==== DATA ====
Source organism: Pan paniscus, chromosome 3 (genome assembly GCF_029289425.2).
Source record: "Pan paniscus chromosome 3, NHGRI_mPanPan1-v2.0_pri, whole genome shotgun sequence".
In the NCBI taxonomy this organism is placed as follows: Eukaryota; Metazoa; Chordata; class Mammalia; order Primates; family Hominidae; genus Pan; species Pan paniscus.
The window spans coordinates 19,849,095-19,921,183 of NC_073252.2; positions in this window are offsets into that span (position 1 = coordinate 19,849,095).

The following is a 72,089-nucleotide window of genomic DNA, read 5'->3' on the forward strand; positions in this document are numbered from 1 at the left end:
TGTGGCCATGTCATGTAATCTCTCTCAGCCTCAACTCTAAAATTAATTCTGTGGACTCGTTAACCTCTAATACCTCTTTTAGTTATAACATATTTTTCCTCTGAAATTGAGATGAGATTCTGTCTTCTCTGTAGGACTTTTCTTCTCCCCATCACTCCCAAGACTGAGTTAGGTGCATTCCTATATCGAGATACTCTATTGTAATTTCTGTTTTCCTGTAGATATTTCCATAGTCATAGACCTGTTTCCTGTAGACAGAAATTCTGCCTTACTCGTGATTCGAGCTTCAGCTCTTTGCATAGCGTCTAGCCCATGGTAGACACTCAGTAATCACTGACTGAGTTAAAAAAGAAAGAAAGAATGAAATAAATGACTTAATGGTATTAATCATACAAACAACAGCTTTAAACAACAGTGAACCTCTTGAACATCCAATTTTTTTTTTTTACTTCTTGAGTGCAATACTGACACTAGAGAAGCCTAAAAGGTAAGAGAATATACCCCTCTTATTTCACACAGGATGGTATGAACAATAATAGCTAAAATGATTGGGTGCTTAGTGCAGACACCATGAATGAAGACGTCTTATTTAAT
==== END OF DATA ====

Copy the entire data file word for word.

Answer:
Source organism: Pan paniscus, chromosome 3 (genome assembly GCF_029289425.2).
Source record: "Pan paniscus chromosome 3, NHGRI_mPanPan1-v2.0_pri, whole genome shotgun sequence".
In the NCBI taxonomy this organism is placed as follows: Eukaryota; Metazoa; Chordata; class Mammalia; order Primates; family Hominidae; genus Pan; species Pan paniscus.
The window spans coordinates 19,849,095-19,921,183 of NC_073252.2; positions in this window are offsets into that span (position 1 = coordinate 19,849,095).

The following is a 72,089-nucleotide window of genomic DNA, read 5'->3' on the forward strand; positions in this document are numbered from 1 at the left end:
TGTGGCCATGTCATGTAATCTCTCTCAGCCTCAACTCTAAAATTAATTCTGTGGACTCGTTAACCTCTAATACCTCTTTTAGTTATAACATATTTTTCCTCTGAAATTGAGATGAGATTCTGTCTTCTCTGTAGGACTTTTCTTCTCCCCATCACTCCCAAGACTGAGTTAGGTGCATTCCTATATCGAGATACTCTATTGTAATTTCTGTTTTCCTGTAGATATTTCCATAGTCATAGACCTGTTTCCTGTAGACAGAAATTCTGCCTTACTCGTGATTCGAGCTTCAGCTCTTTGCATAGCGTCTAGCCCATGGTAGACACTCAGTAATCACTGACTGAGTTAAAAAAGAAAGAAAGAATGAAATAAATGACTTAATGGTATTAATCATACAAACAACAGCTTTAAACAACAGTGAACCTCTTGAACATCCAATTTTTTTTTTTTACTTCTTGAGTGCAATACTGACACTAGAGAAGCCTAAAAGGTAAGAGAATATACCCCTCTTATTTCACACAGGATGGTATGAACAATAATAGCTAAAATGATTGGGTGCTTAGTGCAGACACCATGAATGAAGACGTCTTATTTAAT